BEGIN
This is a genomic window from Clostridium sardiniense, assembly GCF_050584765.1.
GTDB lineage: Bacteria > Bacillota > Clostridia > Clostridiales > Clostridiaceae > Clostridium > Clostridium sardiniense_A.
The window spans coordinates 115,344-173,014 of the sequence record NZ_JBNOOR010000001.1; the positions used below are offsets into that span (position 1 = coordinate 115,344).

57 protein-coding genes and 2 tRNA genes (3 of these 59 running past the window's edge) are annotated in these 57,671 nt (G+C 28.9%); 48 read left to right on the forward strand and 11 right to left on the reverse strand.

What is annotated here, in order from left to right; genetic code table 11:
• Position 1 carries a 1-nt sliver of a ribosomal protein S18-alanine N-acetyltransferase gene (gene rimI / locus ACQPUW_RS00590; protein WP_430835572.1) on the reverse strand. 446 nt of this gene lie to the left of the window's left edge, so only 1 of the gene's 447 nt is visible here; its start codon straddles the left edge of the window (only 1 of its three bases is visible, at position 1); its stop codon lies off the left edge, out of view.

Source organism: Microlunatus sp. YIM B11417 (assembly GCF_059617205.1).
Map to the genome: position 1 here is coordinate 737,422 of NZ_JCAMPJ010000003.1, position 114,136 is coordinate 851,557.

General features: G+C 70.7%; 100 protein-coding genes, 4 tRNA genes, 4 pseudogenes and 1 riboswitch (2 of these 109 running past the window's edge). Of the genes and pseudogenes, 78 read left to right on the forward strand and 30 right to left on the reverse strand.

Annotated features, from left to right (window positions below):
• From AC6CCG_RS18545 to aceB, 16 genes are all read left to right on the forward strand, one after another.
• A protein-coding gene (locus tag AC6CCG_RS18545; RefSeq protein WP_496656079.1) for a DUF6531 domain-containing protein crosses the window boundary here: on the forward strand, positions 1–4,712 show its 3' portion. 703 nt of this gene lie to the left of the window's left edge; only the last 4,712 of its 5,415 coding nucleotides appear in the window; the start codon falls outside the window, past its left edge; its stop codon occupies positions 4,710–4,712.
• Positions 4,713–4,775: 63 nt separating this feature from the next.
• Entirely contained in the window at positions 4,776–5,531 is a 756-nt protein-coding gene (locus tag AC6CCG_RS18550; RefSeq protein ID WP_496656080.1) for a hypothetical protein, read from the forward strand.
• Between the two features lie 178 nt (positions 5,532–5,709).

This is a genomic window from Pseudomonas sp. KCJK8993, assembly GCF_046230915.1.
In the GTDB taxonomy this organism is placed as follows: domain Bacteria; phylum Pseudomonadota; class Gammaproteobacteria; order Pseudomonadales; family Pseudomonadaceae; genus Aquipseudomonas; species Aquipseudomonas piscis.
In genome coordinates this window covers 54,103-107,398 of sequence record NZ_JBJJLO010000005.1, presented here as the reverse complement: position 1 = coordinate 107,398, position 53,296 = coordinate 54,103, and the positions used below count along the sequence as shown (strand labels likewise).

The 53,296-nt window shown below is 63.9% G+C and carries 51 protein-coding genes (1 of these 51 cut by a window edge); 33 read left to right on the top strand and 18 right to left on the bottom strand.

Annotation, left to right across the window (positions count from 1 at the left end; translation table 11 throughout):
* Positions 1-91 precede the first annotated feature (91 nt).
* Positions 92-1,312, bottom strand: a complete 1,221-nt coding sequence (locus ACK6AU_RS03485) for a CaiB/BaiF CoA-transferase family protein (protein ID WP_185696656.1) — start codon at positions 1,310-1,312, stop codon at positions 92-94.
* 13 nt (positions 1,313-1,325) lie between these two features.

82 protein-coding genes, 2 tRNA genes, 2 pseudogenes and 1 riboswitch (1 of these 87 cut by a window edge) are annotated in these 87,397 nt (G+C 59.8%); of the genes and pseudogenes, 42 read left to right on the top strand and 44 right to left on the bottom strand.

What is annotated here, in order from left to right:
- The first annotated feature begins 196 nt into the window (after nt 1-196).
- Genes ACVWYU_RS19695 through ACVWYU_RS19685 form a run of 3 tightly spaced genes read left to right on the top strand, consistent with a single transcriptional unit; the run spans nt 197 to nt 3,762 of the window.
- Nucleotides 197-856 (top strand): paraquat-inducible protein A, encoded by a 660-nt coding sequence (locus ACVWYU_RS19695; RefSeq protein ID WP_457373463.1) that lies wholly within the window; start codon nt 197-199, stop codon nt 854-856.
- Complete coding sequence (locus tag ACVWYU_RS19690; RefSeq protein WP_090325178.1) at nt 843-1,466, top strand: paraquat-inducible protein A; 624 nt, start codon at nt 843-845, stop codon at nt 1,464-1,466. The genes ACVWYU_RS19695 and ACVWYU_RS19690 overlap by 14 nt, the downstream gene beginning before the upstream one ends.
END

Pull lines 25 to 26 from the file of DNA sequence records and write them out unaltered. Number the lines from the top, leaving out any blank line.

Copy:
What is annotated here, in order from left to right:
- The first annotated feature begins 196 nt into the window (after nt 1-196).